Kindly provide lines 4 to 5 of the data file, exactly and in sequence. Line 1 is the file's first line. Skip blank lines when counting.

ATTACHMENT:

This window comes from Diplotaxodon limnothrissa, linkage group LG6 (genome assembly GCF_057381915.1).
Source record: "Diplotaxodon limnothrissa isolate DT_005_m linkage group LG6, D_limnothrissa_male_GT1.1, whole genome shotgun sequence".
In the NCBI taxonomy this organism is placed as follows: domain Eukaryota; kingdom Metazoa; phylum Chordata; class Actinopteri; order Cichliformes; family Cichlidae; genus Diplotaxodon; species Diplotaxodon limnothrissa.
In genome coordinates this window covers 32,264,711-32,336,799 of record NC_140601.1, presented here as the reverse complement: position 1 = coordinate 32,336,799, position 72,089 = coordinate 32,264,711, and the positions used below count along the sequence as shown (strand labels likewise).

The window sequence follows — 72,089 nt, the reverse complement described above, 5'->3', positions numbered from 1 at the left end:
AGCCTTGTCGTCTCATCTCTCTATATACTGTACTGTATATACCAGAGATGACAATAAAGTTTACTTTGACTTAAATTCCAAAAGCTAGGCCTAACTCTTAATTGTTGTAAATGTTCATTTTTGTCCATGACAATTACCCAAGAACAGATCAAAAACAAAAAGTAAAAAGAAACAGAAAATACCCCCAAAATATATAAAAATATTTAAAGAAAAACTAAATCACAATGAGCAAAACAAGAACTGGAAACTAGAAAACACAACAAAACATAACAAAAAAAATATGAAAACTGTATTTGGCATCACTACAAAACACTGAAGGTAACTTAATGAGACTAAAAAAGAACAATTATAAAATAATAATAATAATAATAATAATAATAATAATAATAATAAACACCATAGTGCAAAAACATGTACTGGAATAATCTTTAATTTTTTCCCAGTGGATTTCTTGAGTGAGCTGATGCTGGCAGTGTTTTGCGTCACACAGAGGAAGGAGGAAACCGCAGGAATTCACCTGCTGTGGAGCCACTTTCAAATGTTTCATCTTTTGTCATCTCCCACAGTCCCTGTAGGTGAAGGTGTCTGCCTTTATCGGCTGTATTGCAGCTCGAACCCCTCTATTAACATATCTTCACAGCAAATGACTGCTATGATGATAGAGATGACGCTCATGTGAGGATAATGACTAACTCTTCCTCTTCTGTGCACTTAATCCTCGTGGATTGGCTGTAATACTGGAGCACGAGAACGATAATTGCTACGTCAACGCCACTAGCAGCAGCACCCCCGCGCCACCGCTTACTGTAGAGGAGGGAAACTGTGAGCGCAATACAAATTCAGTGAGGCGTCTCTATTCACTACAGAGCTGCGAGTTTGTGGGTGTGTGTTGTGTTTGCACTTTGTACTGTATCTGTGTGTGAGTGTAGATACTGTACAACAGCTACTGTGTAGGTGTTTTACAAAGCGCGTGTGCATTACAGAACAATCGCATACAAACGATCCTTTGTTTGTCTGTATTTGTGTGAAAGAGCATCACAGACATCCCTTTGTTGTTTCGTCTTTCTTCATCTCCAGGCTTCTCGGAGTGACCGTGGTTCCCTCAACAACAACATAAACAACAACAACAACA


In genome coordinates this window covers 32,264,711-32,336,799 of record NC_140601.1, presented here as the reverse complement: position 1 = coordinate 32,336,799, position 72,089 = coordinate 32,264,711, and the positions used below count along the sequence as shown (strand labels likewise).

The window sequence follows — 72,089 nt, the reverse complement described above, 5'->3', positions numbered from 1 at the left end: